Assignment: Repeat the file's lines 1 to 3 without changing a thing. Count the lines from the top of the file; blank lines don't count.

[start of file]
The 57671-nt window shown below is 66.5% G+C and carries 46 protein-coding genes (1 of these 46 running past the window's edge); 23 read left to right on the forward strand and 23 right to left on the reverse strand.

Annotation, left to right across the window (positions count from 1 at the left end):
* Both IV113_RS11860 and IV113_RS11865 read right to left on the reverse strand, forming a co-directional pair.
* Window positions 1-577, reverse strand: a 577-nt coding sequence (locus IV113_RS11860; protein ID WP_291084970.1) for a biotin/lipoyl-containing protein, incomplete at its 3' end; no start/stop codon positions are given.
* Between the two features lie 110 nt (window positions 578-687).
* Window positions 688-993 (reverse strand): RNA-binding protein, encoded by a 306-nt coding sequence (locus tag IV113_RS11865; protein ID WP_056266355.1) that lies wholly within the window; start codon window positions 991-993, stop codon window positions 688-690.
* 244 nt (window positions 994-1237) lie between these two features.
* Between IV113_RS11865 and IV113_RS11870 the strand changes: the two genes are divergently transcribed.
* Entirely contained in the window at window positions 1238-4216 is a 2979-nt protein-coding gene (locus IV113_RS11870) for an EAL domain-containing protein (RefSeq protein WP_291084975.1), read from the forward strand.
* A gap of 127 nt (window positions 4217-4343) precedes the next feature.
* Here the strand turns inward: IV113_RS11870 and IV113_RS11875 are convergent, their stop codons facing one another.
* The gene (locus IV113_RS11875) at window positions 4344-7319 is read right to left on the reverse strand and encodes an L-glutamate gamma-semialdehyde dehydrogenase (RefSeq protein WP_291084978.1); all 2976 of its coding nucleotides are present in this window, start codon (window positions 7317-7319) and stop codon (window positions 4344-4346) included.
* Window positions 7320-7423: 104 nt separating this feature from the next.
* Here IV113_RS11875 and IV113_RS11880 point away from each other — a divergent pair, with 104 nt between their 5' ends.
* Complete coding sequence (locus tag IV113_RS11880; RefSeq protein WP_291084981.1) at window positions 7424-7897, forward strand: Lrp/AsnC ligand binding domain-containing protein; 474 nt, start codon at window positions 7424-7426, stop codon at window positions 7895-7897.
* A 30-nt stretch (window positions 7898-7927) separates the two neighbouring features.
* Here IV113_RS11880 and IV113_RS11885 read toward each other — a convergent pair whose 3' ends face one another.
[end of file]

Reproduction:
The 57671-nt window shown below is 66.5% G+C and carries 46 protein-coding genes (1 of these 46 running past the window's edge); 23 read left to right on the forward strand and 23 right to left on the reverse strand.

Annotation, left to right across the window (positions count from 1 at the left end):
* Both IV113_RS11860 and IV113_RS11865 read right to left on the reverse strand, forming a co-directional pair.